OTTAWA—From political arch-enemy to new best friend.
Foes mere weeks ago, Ontario Premier Doug Ford and Prime Minister Justin Trudeau are now talking like political allies, seemingly keen to work together on infrastructure projects, national projects like pharmacare and even the country’s unity.
Ford met with Trudeau for almost an hour on Parliament Hill Friday morning and emerged using words like “phenomenal” and “great” to describe their meeting.
“It went very well. We agreed that we are going to be collaborative and work together on shared priorities,” the Ontario premier said, citing transit, infrastructure, health care and economic development as areas of common ground.
“There’s always going to be things we don’t agree on but let’s work together on the things we do agree on,” Ford said.
For those who paid attention to Trudeau’s daily condemnations of Ford earlier this fall, it’s a head-snapping turn of events.
For the 41 days of the federal campaign and the months leading up to it, Trudeau served up Ford as a political punching bag, claiming that a Liberal government was needed in Ottawa to protect against Conservative cuts of the kind the premier had inflicted on Ontario. When Trudeau rallied his campaign team in July, he framed the coming election as a choice between “cuts and austerity or investing in Canadians” and claimed that the middle class “cannot afford another Doug Ford.”
Ford brushed aside Trudeau’s stump speech insults, claiming he took no offence.
“The prime minister’s family has been in politics for years. Our family has been in politics for years. It’s politics. Now we have to do things that people want,” he said after Friday’s meeting.
In his own comments ahead of their discussion, Trudeau said it was a “pleasure” to welcome Ford to his office to “talk about a lot of shared priorities.”
“We’re obviously not going to agree on everything but the things we do agree on I look forward to working respectfully, collaboratively, co-operatively in ways that benefit the people of Ontario and indeed, people right across the country,” Trudeau said.
A senior federal official summed up the day later, saying “peace in our time.”
The discussion pointedly steered clear of any substantive discussion on climate change, an issue that has been at the heart of the acrimony between Trudeau and a host of right-leaning premiers that includes Ford and his counterparts in Alberta and Saskatchewan.
“We know that’s an area of disagreement. Today we were talking about many areas of agreement where we can work together,” the official said.
Just one year ago, when first ministers gathered for a summit in Montreal, Ford threatened to stage a walkout and accused Trudeau of saddling Ontario with an unexpectedly large burden in the country’s effort to slash greenhouse gas emissions.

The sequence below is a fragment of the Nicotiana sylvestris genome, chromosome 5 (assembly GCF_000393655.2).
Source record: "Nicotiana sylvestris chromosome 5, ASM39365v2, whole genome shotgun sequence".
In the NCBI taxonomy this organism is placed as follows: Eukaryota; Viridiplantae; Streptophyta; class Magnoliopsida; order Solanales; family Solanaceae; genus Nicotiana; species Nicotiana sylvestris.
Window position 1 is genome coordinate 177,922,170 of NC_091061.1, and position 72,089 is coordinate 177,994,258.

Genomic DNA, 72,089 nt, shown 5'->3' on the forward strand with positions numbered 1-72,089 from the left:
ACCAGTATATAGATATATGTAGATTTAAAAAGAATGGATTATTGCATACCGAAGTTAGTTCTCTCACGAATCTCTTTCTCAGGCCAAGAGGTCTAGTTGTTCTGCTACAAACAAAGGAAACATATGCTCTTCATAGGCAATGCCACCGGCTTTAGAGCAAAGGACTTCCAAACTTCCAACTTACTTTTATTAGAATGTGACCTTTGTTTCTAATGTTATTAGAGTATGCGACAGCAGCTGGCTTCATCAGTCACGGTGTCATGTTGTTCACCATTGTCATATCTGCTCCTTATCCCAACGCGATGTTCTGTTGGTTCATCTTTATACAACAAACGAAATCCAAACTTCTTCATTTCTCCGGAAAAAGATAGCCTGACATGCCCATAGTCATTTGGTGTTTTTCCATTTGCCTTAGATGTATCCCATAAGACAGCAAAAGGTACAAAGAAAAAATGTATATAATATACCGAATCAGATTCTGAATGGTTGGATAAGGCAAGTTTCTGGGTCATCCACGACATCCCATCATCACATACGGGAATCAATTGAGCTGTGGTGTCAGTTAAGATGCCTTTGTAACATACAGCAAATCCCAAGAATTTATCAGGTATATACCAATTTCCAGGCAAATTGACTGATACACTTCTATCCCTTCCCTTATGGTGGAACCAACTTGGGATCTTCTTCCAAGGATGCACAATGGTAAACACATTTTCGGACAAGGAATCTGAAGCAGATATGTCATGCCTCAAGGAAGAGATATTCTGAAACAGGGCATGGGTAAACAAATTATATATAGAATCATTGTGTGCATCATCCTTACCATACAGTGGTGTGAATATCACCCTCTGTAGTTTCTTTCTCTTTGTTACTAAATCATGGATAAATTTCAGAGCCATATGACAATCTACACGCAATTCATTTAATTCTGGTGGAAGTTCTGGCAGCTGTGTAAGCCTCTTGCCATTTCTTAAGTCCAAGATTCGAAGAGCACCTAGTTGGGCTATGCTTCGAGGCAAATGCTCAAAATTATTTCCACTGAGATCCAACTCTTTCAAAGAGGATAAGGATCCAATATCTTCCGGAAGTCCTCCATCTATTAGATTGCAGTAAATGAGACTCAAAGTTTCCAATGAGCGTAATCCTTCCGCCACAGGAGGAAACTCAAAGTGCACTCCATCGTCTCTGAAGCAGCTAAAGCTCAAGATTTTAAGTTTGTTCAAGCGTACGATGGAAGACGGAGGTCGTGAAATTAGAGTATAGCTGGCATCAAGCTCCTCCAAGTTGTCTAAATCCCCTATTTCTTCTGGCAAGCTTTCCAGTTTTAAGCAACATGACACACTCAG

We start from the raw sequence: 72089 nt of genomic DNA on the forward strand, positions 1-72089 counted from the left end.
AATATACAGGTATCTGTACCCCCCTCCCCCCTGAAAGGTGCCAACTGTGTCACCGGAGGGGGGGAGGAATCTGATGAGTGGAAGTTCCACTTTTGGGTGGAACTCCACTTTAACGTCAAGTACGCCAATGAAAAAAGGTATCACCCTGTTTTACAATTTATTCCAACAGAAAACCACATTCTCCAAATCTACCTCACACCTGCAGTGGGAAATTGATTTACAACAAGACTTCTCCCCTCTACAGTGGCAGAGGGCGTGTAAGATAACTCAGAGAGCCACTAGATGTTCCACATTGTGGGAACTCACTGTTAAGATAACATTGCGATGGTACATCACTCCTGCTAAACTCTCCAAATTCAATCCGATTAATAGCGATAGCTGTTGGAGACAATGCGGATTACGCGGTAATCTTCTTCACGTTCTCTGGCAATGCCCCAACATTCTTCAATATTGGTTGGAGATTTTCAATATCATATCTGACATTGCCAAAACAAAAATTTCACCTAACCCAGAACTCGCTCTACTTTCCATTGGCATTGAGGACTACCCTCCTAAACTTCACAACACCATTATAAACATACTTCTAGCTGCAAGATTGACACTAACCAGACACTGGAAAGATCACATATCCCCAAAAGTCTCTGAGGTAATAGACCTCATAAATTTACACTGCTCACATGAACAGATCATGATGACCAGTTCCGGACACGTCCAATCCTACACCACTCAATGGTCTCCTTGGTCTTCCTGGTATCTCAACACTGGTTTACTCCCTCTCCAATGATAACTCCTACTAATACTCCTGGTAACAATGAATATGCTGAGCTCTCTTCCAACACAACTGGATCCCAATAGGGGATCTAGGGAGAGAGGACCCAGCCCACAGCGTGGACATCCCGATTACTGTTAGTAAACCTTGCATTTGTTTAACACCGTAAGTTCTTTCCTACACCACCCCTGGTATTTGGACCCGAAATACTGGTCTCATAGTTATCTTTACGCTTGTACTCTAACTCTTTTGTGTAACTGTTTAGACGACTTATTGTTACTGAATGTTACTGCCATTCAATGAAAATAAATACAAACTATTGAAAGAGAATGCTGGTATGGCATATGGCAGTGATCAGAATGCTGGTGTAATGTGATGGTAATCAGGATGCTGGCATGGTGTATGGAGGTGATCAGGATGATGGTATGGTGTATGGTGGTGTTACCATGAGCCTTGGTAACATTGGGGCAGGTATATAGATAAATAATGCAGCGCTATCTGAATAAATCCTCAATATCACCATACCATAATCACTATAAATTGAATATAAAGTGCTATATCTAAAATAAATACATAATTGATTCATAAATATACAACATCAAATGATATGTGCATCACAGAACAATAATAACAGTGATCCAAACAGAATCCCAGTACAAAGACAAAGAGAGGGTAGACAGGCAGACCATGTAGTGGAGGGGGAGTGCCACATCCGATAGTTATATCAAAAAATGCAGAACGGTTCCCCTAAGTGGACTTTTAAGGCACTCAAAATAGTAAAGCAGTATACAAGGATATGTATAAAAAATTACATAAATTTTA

A very different Ford emerged from his tête-à-tête with the prime minister Friday, though, as he avoided issuing his familiar attack on Trudeau’s “job-killing carbon tax” and even went so far as to call for cooler heads as the prime minister addresses agitation over his climate policies from Western premiers in the wake of the October election.
“We’re a big family. We may have a few bumps in the road, we may disagree,” Ford said.
The two leaders also discussed transit — the Liberals have already signalled their intent to share in the cost of new transit lines in Toronto — infrastructure, a new French-language university in Ontario, ratification of the newly negotiated North American Free Trade Agreement and the need to liberalize interprovincial trade.
On the Liberal intent to bring in pharmacare, Ford seemed less enthusiastic, saying there is already “robust” public and private drug coverage for Ontario residents.
“We’ll sit down and talk to the rest of the premiers about that,” Ford said. “I know he’s open-minded about working with all the premiers. He wants to work with all the premiers. He wants a united country, and I look forward to helping along.”
In his comments after the meeting, Ford framed himself as a useful ally for Trudeau in addressing increased regional tensions in Western Canada and the resurgence of the Bloc Québécois.
He said residents of Alberta “are hurting. … we have to find common ground and support our friends out west.”
With premiers and territorial leaders scheduled to meet in Toronto on Dec. 2, Ford also tried to damp down rhetoric, stating “it’s absolutely critical we unite the country and stick together. I can’t emphasize it enough.”
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“We just have to calm the temperature, lower the temperature, and again, stick together as a country,” he said.
Ford sidestepped questions whether Conservative Leader Andrew Scheer, whose leadership is in question because of the party’s election performance, should stay on. Only when pressed did the Ontario premier offer up praise for Scheer, who notably steered clear of Ford during the election.
“Running in a federal election, going across the country is absolutely exhausting. I think he did an incredible job. Andrew Scheer is a good man,” he said.